“There is very little research to know if psychedelic compounds can be helpful,” she said.

Feduccia is interested in how tracking body temperature and sleep pattern changes, as well as digital monitoring of hormone fluctuations in the blood, could lead to adjusting the recommended dose. Since MDMA affects body temperature, for example, could it help modulate hot flashes at some level?

“It’s a really fascinating area of research,” she said.

“I think it’s important to expand who we’re studying,” said Julie Holland, a psychiatrist specializing in psychopharmacology who is a medical advisor to MAPS and emcee of the “Psychedelics in Medicine” track at the annual Horizons conference.

“If someone can tolerate moderate exercise, they can tolerate a psychedelic experience,” Holland said, adding that while MDMA can prompt a mild increase in heart rate and blood pressure, less so with mushrooms, it’s possible to take blood pressure medications in combination to minimize risks.

Psychedelics Could Help with Physical and Emotional Pain in Aging

Holland noted that since psychedelics have been proven to reduce inflammation, they could be helpful for older people’s aches and pains.

“I’m 55 and I’m already noticing things hurt,” she said.

She sees emotional pains in her psychiatric patients, as well.

“The older you get, the more you are doing to have grief and loss and trauma to handle,” Holland said. 

She added that the sense of connection to yourself and to others can help with loneliness and isolation, all too common in older people, as well as coming to terms with aging and mortality.

“That’s good for your body and good for your soul,” Holland said.

Holland suggests psychedelics or MDMA could help people have difficult conversations with estranged family or generally prepare for death, like discussing how you want your affairs handled.

“I think if we did have that, there would be less depression and anxiety around death,” she said.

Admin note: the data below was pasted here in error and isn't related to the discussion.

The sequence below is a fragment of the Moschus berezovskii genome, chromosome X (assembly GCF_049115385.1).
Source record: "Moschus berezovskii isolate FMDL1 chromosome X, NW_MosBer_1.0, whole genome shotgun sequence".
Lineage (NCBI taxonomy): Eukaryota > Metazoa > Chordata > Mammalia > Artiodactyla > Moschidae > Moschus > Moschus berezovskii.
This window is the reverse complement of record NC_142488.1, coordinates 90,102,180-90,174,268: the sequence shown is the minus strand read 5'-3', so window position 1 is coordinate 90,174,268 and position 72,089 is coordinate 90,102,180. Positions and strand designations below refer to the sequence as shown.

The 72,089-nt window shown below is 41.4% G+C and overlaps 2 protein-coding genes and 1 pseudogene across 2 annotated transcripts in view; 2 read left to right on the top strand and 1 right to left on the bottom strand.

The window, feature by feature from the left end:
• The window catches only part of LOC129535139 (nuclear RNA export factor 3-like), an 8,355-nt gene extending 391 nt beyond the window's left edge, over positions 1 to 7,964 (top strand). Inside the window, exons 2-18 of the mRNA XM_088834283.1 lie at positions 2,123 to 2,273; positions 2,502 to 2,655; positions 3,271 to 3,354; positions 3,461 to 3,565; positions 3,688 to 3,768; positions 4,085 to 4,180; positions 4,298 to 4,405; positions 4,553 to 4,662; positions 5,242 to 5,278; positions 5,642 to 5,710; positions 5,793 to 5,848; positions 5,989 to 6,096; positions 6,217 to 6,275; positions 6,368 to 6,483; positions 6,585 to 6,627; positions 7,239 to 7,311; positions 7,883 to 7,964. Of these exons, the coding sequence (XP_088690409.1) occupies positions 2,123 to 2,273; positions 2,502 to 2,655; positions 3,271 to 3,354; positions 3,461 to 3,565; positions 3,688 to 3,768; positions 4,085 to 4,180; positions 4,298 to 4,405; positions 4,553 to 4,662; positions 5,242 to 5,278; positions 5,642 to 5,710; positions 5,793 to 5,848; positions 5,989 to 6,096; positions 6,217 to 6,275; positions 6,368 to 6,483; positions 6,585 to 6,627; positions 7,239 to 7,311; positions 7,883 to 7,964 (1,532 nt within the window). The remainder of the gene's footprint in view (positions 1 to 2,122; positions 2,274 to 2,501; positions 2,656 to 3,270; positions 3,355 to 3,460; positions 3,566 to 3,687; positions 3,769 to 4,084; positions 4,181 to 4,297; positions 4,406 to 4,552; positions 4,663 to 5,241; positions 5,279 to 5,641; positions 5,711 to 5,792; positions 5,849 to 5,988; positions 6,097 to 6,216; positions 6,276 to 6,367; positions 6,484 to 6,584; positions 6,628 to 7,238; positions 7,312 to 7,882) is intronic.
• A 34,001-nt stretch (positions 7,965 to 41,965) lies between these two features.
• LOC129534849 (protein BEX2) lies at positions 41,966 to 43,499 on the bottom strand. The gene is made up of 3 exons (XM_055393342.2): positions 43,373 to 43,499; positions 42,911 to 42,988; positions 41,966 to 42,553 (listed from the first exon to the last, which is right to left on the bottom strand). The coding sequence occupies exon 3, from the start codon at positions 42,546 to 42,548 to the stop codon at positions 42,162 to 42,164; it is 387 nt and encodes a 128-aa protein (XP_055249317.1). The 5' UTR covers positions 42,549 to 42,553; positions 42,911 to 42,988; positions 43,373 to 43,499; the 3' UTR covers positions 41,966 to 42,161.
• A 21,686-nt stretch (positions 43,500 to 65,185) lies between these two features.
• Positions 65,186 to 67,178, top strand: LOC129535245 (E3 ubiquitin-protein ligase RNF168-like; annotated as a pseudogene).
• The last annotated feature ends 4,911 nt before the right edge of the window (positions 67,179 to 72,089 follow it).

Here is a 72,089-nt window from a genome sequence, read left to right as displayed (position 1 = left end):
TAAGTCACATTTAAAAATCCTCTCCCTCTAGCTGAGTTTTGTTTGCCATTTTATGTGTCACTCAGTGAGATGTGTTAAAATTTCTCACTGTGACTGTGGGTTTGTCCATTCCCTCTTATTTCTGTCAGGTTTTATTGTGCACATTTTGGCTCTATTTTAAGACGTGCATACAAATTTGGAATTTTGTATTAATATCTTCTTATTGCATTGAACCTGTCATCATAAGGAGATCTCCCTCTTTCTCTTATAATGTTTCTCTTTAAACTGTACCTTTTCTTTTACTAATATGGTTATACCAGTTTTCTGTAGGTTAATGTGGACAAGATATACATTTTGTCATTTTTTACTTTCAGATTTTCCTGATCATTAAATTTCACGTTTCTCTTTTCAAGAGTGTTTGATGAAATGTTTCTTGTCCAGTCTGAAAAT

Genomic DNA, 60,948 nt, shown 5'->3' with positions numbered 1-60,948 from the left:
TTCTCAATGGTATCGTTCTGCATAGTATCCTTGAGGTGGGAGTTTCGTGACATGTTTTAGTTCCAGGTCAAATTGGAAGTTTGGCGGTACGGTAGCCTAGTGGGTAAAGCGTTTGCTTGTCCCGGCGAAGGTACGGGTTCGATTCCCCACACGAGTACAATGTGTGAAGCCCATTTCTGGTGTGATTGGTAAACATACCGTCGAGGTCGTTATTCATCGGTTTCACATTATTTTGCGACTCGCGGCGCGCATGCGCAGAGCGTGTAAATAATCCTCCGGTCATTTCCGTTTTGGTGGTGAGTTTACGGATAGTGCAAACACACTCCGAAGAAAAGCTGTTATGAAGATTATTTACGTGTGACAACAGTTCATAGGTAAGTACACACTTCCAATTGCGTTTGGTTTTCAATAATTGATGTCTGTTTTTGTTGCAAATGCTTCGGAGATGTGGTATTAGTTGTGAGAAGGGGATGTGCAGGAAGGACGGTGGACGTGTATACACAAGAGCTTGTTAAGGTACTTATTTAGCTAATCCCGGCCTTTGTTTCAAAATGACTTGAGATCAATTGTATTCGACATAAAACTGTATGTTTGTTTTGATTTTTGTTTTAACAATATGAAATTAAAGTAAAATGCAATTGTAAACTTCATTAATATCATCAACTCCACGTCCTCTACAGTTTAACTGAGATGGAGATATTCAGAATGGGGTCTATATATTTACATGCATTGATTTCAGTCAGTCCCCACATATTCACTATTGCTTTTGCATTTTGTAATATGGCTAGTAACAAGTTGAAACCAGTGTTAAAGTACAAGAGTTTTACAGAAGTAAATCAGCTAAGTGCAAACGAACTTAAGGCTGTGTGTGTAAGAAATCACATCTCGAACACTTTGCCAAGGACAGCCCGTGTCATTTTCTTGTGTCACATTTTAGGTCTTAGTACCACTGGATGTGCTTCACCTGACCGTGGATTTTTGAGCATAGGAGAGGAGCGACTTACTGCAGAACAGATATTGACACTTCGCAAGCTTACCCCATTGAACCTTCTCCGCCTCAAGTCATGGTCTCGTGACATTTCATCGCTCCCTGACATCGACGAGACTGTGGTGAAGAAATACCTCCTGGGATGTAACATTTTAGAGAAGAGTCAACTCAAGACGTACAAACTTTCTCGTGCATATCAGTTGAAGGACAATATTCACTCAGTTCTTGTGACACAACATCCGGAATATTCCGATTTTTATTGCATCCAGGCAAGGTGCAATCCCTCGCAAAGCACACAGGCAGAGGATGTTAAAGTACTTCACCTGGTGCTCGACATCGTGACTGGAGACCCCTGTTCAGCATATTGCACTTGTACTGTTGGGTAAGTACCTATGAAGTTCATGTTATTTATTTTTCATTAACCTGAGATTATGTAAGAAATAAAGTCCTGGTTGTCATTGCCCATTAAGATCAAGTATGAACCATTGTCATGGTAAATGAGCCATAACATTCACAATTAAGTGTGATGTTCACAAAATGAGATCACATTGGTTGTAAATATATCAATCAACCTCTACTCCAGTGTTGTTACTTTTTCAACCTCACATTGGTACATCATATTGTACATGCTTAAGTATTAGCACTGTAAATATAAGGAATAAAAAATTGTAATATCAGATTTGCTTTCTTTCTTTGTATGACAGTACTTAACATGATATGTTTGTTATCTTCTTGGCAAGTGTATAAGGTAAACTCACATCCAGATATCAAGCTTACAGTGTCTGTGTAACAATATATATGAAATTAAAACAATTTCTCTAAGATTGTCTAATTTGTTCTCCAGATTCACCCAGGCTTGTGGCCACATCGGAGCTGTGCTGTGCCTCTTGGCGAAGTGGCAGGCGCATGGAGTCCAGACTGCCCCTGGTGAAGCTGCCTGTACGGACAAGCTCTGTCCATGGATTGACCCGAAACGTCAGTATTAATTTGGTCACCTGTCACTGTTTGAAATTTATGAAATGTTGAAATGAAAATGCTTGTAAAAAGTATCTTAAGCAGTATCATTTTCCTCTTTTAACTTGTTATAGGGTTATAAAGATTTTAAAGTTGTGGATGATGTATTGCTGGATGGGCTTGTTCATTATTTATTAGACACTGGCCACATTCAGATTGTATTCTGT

“There may be a whole new field here,” Holland said about aging issues. “It’s totally worth researching.”

Self-Reporting Invites in Older Psychedelics Users

Pamela Kryskow, a medical doctor and Canadian Psychedelic Association board member, was part of a team that recently published a paper on microdosing with the peer-reviewed Scientific Reports – which included the unexpected finding that many people over 50 are microdosing.

“That kind of surprised us,” said Kryskow, acknowledging she expected more young people to take part in the self-reporting they solicited. “Retrospectively, it made a lot of sense.

In my chronic pain practice, it’s people 60 on up coming in asking about microdosing,” Kryskow said. “It’s starting to happen because it’s covered so much in the popular media.”

Kryskow noted that their study covered people who self-reported their microdosing, and said that many of them never would have made it into a traditional study because their health risk factors are too high. But since they made their own independent choices, with no liability to a research institution, Kryskow and her team got insights into their results.

By contrast, she said a leading scientific institution like Johns Hopkins excludes participants based on safety and efficacy concerns. An institutional review board evaluates whether study participants are kept safe as they participate in medical research.

“The people who really need it can’t get in,” Kryskow said. “You’ve got to follow the science but the science doesn’t include everyone.”

Kryskow sees potential for psychedelics helping older people with cognition, like slower word finding, that experience of knowing there’s a word for what you want to say but you need to recall it.

“They just aren’t as sharp and then it comes back,” she said of older people in the microdose study.

Kryskow said there is so much to explore, including what medicine, what dose and what interval could help with conditions associated with aging like neurodegenerative disease as well as with depression, unresolved trauma and navigating retirement.

She added that when she treats patients for chronic pain, it isn’t purely physical, it also has emotional components. Psychedelics are especially well suited to help, she said, because they can treat the physical and emotional level at the same time.

“We’re not a symptom,” Kryskow said. “We’re a person who has a constellation of things and they all interact.”